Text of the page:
Gus van Sant likes to tackle issues, but always manages to give them a human face. In Promised Land he takes on fracking, the controversial method of tapping into natural gas resources, and puts on it the very appealing face of Matt Damon. A salesman (Damon) for a natural gas company experiences life-changing events after arriving in a small town. It is the transition for being a pawn of the corporation to realization and love for the environment. There are those who will find the soft-sell script as a cop out when dealing with such a complex and ugly issue, but scriptwriter John Krasinski has steered clear of making the movie too confrontational, opting more for a Capra-esque lightness that some may find offensive, while others might admire it for the absence of heavy-handed moralizing.
Olympus Has Fallen
An explosive new action thriller from director Antoine Fuqua, maker of the excellent police flick Training Day. But when the blurb refers to Olympus Has Fall, it seems to suggest nothing more than that there are lots of explosions. There is also a star-studded cast. But what we have is just a cocktail of shop worn tropes, including Morgan Freeman, playing the House Speaker, spouting lines like “open the gates of Hell,” about Gerard Butler as the overlooked security agent who is on the inside when the White House is overtaken by terrorists and the President taken hostage. Butler is prime beefcake, and sometimes even attempts acting, and with Melissa Leo as the Secretary of Defense and Angela Bassett as Director of the Secret Service, clearly this film has its genre politics in the right place. As for the story, think back to Die Hard and you get the idea.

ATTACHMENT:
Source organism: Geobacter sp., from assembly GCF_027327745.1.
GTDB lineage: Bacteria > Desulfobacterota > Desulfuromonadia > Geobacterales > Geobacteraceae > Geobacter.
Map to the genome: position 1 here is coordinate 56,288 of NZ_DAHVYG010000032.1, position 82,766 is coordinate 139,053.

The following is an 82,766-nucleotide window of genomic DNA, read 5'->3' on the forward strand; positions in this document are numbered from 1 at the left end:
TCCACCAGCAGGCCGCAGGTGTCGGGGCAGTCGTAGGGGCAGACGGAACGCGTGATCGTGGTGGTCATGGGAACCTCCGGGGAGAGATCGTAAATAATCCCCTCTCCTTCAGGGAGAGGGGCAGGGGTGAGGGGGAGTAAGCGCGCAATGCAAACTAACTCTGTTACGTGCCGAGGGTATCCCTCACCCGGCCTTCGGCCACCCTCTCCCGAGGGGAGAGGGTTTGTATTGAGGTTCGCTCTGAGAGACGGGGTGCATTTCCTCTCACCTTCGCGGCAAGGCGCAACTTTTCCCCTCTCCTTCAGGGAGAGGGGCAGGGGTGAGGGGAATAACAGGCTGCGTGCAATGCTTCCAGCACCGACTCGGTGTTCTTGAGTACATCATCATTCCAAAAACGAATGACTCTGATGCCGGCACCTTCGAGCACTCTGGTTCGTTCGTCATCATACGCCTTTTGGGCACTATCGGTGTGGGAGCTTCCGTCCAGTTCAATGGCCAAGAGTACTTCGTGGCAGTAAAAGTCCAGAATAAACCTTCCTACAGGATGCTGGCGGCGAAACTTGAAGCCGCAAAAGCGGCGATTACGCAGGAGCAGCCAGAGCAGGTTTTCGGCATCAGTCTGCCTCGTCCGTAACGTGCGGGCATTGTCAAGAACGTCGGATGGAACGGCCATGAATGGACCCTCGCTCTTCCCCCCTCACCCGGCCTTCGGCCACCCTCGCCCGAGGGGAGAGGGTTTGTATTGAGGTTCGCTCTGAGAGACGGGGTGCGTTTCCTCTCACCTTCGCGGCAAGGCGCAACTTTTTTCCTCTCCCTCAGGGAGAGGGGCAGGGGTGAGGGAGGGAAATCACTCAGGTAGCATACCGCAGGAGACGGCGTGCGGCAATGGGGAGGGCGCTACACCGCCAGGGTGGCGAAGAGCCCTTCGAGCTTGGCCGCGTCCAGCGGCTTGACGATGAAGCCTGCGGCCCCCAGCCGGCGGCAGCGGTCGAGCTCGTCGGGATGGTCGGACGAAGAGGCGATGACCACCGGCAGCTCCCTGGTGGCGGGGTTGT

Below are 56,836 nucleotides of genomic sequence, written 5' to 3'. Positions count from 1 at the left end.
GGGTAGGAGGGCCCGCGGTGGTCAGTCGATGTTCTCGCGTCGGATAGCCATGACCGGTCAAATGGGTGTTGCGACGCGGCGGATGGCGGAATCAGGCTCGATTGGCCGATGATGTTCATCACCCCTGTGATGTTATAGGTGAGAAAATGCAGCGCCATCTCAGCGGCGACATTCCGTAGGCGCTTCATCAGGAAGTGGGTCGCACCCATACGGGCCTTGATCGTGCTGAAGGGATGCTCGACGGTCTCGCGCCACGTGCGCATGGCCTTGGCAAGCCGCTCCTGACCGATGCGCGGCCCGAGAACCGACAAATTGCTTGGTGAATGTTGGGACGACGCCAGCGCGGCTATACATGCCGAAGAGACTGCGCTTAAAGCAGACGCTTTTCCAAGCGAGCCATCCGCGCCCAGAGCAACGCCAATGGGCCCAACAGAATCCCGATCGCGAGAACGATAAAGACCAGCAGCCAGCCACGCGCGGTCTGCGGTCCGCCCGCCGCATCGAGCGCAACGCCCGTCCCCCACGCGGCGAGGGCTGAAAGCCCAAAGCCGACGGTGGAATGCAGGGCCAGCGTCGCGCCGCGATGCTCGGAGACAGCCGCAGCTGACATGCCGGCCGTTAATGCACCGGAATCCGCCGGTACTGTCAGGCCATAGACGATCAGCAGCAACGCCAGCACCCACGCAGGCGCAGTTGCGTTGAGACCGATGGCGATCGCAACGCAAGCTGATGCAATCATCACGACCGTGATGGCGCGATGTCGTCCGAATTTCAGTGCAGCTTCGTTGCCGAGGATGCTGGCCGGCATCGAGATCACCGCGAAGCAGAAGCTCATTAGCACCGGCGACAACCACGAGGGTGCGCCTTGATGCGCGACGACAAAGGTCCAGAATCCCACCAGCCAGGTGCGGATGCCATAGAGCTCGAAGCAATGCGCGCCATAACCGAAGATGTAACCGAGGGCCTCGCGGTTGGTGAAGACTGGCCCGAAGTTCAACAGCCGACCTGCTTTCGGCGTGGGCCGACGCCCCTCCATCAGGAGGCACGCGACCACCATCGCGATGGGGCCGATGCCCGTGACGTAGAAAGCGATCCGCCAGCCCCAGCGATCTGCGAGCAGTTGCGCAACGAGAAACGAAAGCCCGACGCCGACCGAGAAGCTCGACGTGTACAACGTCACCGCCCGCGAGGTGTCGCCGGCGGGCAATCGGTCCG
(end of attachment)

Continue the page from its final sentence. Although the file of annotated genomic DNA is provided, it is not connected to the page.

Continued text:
Plodding teen romance with supernatural overtones. Sound familiar? For those who managed not to find The Twilight Saga utterly ridiculous, there now comes Beautiful Creatures. Indeed, there is a beautiful supporting cast, including Emmy Rossum, Jeremy Irons and Emma Thompson -- the two British actors verging on vaudeville with their take on the voices of the American deep South. The campiness among the supporting cast is great fun, but it does not make up for the total lack of charisma and chemistry of the leads, Alden Ehrenreich and Alice Englert, who do little to give the skimpy backstory about reincarnated Civil War lovers any emotional punch. This is the sort of film that makes people believe that Robert Pattinson’s Edward Cullen is a finely crafted exposition of the inner world of bloodsuckers.
Another film to prove that age will not wither them. And yet more echoes of The Best Exotic Marigold Hotel, including the presence of Maggie Smith, in an irresistible, but also rather forgettable comedy about aging musicians trying to save their retirement home by overcoming decade’s-long animosities to put on a peerless show that will bring in the needed money. Of course, the rather practical goal becomes a whirlwind journey of remembrance, nostalgia and acceptance. With Dustin Hoffman, at 75-years-old making his debut feature as a director, and a cast that in addition to Smith, includes Tom Courtenay, Billy Connolly, Michael Gambon and a host of equally talented if slightly less known others, it really does not matter that Quartet is a confection lighter than the musical theater that it celebrates.